In the star-shaped tealight holder is a tealight with the number 1 on it.  I love the soft glow of candlelight  every evening during Advent but I discovered a couple of years ago that I prefer these numbered tealights to the traditional dinner candle.  These burn for a few hours and I don't have to worry about burning down into the next number.  As I got these out on Saturday I felt just a bit smug about the fact that I had bought two sets of these when I found them in a shop last year so I didn't need to hunt them out this year.
The envelope labelled "A moment to breathe in Advent" was given to me by friends and contains four postcards, I suppose one for each Sunday during Advent.  I read the first one yesterday and enjoyed a minute or two of reflection over it.
Lastly, I took my Merry Christmas mug off the top shelf of a kitchen cupboard.  I bought this in a sale at the end of November last year and used it every day from 1st December through to Epiphany.  It's a constant reminder that I don't have to be penitential and it's OK to be merry - or it would be, if the Best Beloved hadn't brought me my tea in a rather lovely strawberry mug this morning!

So, yesterday morning, after drinking tea from my Merry Christmas mug and opening my Advent calendars I went to The Teacher's house.  She had suggested that we have a creative Advent Sunday together so we wore reindeer antlers, painted the tiny people's feet to print Christmas cards, stamped some brown paper with Tom Kitten to make wrapping paper and drank mulled wine to a background of Christmas songs.  I think I might get the hang of this "joyful preparation".
See you soon.
Love, Mrs Tiggywinkle x


  1. I love your Advent paraphernalia! Each one is a little memory and a time for joyful reflection. I don't have anything Advent though, it's not something I've ever thought about. We put our tree up yesterday and I bought it a few new baubles. I don't have a tree skirt so I wrap several metres of silver tinsel around the feet to hide them. We've bought all our presents and now they just need wrapping. Best, Jane x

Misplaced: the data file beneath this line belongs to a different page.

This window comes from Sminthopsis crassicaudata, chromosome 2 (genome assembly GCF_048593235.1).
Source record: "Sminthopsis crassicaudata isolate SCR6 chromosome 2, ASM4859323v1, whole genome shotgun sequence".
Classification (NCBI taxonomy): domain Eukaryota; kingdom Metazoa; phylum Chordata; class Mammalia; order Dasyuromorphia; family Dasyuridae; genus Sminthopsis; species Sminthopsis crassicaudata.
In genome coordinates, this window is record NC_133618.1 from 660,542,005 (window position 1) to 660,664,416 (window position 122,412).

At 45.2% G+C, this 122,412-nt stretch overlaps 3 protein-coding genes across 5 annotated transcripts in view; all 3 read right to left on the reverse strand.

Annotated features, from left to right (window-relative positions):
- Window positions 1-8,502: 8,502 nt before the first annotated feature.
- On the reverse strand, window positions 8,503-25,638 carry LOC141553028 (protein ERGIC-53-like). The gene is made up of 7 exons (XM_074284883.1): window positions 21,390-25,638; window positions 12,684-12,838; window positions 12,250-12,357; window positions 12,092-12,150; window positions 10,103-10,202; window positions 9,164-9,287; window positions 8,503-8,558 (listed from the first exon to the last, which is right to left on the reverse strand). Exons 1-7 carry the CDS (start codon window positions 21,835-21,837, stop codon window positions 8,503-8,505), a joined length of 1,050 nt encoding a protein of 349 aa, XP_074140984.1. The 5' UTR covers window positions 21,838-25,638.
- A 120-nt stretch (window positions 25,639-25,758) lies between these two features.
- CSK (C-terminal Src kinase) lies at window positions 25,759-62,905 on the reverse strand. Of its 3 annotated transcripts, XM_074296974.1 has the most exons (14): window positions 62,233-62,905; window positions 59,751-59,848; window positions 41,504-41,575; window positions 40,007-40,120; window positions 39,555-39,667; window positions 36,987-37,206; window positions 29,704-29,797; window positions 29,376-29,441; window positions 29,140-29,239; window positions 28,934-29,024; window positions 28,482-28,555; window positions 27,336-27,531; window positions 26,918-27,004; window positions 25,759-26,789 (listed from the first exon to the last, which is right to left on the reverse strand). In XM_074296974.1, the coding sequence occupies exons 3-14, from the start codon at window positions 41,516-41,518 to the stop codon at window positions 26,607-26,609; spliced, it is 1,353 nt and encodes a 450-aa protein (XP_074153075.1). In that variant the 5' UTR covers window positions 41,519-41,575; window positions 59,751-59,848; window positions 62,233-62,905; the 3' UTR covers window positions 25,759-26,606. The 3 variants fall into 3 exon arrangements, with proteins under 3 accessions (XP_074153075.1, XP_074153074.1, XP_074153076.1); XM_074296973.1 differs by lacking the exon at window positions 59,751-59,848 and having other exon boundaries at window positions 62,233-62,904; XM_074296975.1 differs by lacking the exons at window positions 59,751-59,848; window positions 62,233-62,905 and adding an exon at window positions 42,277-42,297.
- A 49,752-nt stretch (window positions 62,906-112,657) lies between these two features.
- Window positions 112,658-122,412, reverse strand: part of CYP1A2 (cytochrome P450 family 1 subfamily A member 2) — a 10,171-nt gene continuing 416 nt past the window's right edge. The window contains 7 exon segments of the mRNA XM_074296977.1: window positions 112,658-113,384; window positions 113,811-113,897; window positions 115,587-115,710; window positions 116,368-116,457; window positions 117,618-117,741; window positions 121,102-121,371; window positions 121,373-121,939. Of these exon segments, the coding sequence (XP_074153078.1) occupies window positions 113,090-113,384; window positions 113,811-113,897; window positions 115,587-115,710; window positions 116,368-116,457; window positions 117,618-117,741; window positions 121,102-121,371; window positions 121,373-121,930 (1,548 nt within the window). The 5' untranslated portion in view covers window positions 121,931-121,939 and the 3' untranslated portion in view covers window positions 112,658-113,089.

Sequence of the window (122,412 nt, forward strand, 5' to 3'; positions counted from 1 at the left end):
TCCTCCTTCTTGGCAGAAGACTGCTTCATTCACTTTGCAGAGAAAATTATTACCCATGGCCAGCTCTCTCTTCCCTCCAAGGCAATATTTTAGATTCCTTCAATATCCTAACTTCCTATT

1. We do the same thing with our tree and wrap tinsel around the base to hide the stand, although we don't put it up until the day of the winter solstice. Well done on completing your shopping, I'm gently working my way down my list. x

  2. What a lovely post.. And I love that this is the 7th year of the Advent calendar. I think people in positions of some form of authority ie a vicar/teacher etc should think very carefully about what they say to people and how it can affect them for many years to come. You enjoy being joyful and you go rock at it! sounds like you are getting the hang of it quickly, enjoy x

    1. Thank you Selma! I think I'm doing Advent well this year. There was a time when we were really hard up and I couldn't justify the cost of an Advent calendar but I really missed it so I bought this one when it was vastly reduced in price, about halfway through Advent and resolved to keep it so that I always have one no matter how poor I am. I absolutely agree with you about vicars and teachers. x

  3. I loved reading about your joyful Advent preparation. I sometimes struggle to find much joy in the weeks before Christmas, but I find that lists and something to look forward to, like opening an Advent calendar, certainly help to spark joy. I read The Christmas Mystery a few years ago - it is a sweet story. Marie x

    1. Thanks Marie. I really can't remember when I have enjoyed Advent as much as I am enjoying it this year. My daughter has been very helpful and encouraging, which has definitely made a big difference and even my husband is trying - the other day he bought some mince pies for me (he doesn't eat them) and got the special mince pie plates out of the dresser. I almost fell over! x